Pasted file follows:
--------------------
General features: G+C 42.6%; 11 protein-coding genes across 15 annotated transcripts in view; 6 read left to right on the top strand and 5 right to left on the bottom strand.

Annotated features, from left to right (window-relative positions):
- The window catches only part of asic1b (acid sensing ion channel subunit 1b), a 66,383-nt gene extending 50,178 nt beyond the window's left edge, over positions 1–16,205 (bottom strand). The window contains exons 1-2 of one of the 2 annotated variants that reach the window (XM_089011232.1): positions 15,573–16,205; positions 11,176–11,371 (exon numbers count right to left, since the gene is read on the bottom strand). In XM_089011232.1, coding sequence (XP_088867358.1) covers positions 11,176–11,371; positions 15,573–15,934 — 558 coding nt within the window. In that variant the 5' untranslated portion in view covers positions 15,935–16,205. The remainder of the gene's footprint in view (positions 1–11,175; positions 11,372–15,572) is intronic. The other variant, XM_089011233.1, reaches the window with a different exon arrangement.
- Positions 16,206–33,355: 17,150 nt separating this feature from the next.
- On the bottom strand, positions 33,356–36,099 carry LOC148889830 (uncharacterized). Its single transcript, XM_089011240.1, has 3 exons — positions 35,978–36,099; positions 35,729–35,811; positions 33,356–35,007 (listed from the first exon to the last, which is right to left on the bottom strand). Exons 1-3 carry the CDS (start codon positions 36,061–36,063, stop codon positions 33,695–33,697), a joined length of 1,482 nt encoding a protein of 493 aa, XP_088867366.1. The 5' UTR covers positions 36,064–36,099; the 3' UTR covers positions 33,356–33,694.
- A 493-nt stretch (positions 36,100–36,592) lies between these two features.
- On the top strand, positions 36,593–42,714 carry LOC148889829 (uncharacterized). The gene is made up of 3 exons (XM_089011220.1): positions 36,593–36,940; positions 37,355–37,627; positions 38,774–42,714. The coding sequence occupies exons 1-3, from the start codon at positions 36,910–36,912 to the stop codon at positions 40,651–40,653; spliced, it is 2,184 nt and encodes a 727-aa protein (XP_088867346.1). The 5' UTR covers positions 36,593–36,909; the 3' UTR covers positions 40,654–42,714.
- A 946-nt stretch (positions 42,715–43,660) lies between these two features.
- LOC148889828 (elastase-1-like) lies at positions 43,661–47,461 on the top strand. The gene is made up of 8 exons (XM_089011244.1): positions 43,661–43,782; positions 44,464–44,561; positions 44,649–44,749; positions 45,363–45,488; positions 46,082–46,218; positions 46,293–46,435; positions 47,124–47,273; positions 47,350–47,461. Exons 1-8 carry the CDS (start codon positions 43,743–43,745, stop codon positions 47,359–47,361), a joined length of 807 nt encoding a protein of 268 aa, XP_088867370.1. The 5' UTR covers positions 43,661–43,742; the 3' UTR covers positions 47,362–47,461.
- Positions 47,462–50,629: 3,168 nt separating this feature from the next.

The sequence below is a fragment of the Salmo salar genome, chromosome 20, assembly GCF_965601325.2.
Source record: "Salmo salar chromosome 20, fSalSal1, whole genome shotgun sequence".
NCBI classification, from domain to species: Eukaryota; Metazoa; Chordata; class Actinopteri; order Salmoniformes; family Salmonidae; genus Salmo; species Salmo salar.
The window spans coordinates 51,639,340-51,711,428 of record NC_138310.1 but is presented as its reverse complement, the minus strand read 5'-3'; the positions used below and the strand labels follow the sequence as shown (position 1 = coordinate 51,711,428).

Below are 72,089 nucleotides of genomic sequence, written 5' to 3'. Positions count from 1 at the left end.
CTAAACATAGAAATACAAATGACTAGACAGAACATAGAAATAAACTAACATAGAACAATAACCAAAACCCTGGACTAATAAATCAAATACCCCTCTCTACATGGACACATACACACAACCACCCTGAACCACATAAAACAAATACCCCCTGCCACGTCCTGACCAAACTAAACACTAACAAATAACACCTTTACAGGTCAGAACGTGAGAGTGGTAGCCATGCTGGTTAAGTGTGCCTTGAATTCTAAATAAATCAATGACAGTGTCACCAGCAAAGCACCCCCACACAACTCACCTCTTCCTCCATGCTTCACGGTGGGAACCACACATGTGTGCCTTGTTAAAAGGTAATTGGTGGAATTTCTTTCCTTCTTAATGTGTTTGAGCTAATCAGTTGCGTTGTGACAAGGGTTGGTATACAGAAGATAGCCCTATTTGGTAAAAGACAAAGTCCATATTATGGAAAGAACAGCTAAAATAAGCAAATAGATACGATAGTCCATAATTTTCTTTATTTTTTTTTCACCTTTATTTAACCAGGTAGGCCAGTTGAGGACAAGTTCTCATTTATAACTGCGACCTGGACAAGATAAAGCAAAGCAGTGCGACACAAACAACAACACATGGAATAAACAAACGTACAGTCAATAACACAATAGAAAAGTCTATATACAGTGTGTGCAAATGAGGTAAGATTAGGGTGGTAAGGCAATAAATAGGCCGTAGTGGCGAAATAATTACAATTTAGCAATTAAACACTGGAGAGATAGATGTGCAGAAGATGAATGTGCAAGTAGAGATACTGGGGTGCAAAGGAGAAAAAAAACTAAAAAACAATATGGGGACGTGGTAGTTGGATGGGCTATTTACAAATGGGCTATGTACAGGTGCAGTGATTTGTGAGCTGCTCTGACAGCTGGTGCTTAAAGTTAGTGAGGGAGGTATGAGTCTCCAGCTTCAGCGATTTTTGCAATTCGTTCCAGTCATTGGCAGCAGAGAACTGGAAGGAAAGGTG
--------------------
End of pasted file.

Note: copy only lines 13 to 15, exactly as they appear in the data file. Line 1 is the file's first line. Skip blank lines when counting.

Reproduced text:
NCBI classification, from domain to species: Eukaryota; Metazoa; Chordata; class Actinopteri; order Salmoniformes; family Salmonidae; genus Salmo; species Salmo salar.
The window spans coordinates 51,639,340-51,711,428 of record NC_138310.1 but is presented as its reverse complement, the minus strand read 5'-3'; the positions used below and the strand labels follow the sequence as shown (position 1 = coordinate 51,711,428).

Below are 72,089 nucleotides of genomic sequence, written 5' to 3'. Positions count from 1 at the left end.